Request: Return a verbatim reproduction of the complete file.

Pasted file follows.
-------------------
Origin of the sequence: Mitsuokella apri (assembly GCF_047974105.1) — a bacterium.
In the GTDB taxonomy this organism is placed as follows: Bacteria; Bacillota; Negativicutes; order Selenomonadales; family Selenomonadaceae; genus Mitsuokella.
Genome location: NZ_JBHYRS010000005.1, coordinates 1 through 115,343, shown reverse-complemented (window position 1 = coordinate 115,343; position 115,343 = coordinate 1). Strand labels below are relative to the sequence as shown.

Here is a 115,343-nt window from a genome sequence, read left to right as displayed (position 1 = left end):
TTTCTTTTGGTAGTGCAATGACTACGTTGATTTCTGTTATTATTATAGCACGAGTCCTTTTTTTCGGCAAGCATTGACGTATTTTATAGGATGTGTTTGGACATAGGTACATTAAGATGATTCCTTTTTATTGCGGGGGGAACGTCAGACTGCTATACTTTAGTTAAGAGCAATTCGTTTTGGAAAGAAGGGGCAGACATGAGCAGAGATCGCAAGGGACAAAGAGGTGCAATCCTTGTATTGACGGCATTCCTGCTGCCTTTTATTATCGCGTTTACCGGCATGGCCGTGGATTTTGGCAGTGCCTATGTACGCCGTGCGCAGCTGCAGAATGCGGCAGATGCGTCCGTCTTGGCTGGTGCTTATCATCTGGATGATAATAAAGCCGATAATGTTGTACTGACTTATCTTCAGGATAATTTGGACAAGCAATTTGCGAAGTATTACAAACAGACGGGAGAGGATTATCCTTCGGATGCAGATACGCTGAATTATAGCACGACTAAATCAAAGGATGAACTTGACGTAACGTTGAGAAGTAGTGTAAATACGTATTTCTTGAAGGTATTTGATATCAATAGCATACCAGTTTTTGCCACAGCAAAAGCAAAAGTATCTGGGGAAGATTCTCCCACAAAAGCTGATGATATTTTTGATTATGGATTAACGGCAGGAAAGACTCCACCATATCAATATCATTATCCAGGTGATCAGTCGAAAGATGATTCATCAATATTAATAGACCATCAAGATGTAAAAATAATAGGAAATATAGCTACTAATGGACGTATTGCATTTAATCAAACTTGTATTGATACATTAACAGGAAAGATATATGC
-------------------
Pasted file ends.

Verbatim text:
Origin of the sequence: Mitsuokella apri (assembly GCF_047974105.1) — a bacterium.
In the GTDB taxonomy this organism is placed as follows: Bacteria; Bacillota; Negativicutes; order Selenomonadales; family Selenomonadaceae; genus Mitsuokella.
Genome location: NZ_JBHYRS010000005.1, coordinates 1 through 115,343, shown reverse-complemented (window position 1 = coordinate 115,343; position 115,343 = coordinate 1). Strand labels below are relative to the sequence as shown.

Here is a 115,343-nt window from a genome sequence, read left to right as displayed (position 1 = left end):
TTTCTTTTGGTAGTGCAATGACTACGTTGATTTCTGTTATTATTATAGCACGAGTCCTTTTTTTCGGCAAGCATTGACGTATTTTATAGGATGTGTTTGGACATAGGTACATTAAGATGATTCCTTTTTATTGCGGGGGGAACGTCAGACTGCTATACTTTAGTTAAGAGCAATTCGTTTTGGAAAGAAGGGGCAGACATGAGCAGAGATCGCAAGGGACAAAGAGGTGCAATCCTTGTATTGACGGCATTCCTGCTGCCTTTTATTATCGCGTTTACCGGCATGGCCGTGGATTTTGGCAGTGCCTATGTACGCCGTGCGCAGCTGCAGAATGCGGCAGATGCGTCCGTCTTGGCTGGTGCTTATCATCTGGATGATAATAAAGCCGATAATGTTGTACTGACTTATCTTCAGGATAATTTGGACAAGCAATTTGCGAAGTATTACAAACAGACGGGAGAGGATTATCCTTCGGATGCAGATACGCTGAATTATAGCACGACTAAATCAAAGGATGAACTTGACGTAACGTTGAGAAGTAGTGTAAATACGTATTTCTTGAAGGTATTTGATATCAATAGCATACCAGTTTTTGCCACAGCAAAAGCAAAAGTATCTGGGGAAGATTCTCCCACAAAAGCTGATGATATTTTTGATTATGGATTAACGGCAGGAAAGACTCCACCATATCAATATCATTATCCAGGTGATCAGTCGAAAGATGATTCATCAATATTAATAGACCATCAAGATGTAAAAATAATAGGAAATATAGCTACTAATGGACGTATTGCATTTAATCAAACTTGTATTGATACATTAACAGGAAAGATATATGC